State and local health agencies must develop protocols that guide providers on how to allocate scarce resources during public health crises, such as terrorist attacks or pandemics, the Institute of Medicine said in a new report to HHS, which commissioned the study.
IOM urges creation of state, local crisis protocols
Providers must have stronger legal protections to be able to make decisions that wouldn't be allowed during everyday care, such as preferentially treating some patients who are more likely to benefit than other patients when resources are scarce, the IOM said.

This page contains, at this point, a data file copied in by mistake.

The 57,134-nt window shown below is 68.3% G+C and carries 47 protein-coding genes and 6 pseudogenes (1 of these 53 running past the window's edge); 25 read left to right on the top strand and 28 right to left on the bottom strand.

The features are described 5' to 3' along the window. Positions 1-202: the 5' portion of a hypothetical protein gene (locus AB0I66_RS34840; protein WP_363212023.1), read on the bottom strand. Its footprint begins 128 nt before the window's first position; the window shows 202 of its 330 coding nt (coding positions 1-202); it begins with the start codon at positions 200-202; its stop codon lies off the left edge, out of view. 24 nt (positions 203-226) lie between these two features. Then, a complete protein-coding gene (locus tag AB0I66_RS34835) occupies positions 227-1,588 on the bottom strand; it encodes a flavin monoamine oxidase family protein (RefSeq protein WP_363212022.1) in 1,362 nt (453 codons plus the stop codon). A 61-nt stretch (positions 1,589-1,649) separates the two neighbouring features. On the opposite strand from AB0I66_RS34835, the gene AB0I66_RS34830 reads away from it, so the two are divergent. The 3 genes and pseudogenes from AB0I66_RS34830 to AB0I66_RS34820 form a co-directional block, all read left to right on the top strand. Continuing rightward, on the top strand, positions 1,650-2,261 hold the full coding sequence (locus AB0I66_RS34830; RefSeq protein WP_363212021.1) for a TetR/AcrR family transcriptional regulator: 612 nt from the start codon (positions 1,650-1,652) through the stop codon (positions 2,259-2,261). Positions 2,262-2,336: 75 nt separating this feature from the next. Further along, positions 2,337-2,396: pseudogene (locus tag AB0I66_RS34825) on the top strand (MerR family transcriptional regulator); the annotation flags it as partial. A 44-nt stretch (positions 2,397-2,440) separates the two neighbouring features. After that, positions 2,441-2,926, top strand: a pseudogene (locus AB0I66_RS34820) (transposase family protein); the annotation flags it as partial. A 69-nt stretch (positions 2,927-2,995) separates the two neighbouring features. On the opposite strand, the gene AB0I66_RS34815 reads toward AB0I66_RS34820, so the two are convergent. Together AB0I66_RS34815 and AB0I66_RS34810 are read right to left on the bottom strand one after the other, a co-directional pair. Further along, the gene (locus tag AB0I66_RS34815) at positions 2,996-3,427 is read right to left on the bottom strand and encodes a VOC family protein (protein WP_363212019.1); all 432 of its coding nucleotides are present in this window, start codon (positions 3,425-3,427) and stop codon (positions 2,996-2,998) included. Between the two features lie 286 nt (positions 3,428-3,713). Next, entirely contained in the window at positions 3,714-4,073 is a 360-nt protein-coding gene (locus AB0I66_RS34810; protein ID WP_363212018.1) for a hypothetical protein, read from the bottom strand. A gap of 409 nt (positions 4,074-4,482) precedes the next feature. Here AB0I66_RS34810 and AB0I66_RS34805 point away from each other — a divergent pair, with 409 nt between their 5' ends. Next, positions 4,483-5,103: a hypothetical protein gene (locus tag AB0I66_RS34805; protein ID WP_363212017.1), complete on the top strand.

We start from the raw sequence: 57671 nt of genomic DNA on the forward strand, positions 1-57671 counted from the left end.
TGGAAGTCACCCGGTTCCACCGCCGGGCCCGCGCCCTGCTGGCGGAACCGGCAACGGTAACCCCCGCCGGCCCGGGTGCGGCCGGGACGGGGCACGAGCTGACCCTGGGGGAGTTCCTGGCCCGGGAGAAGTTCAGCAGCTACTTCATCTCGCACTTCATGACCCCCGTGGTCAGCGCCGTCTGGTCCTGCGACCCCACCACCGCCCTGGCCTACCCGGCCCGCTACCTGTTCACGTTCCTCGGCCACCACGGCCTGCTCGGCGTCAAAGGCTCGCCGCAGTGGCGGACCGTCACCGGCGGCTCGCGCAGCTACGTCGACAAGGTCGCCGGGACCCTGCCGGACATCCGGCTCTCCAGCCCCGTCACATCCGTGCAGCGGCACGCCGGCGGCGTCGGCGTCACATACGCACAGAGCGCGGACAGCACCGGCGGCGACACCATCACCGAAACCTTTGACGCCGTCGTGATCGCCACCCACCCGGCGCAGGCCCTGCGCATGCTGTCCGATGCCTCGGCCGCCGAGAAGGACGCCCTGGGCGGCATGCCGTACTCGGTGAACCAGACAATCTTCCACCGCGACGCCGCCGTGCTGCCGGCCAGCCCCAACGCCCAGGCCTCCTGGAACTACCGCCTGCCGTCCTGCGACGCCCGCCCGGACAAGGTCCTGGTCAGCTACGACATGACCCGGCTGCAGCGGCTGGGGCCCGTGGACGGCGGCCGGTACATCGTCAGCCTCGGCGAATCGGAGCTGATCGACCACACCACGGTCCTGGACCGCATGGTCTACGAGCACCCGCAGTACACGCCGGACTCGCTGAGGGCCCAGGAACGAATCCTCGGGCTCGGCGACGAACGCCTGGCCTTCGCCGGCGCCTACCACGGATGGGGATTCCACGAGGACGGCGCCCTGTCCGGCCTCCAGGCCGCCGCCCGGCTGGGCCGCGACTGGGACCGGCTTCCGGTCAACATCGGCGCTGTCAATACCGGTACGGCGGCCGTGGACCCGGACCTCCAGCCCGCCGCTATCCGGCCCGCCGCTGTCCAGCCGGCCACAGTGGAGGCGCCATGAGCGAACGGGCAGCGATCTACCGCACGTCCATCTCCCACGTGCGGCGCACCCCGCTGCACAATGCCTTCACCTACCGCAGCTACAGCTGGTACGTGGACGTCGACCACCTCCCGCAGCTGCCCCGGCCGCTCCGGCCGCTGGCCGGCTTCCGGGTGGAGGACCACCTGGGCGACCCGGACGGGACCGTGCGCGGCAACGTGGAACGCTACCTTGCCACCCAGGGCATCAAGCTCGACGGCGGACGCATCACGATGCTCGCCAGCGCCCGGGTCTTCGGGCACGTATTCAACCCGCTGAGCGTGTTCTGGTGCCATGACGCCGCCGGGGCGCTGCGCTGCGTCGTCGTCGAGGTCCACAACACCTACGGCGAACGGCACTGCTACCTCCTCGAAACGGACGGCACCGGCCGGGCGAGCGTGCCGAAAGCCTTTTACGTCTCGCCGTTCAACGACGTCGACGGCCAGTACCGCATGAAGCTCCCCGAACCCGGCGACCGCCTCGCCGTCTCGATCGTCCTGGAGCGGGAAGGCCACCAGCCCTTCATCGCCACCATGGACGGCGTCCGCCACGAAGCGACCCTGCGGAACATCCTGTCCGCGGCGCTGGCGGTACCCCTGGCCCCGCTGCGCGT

Attempting to maintain regular standards of care during a crisis that swamps clinicians and strains resources “is likely to result in greater death, injury or illness,” the IOM said. Community members and clinicians must help draw up the protocols so that they can be seen as equitable and transparent.
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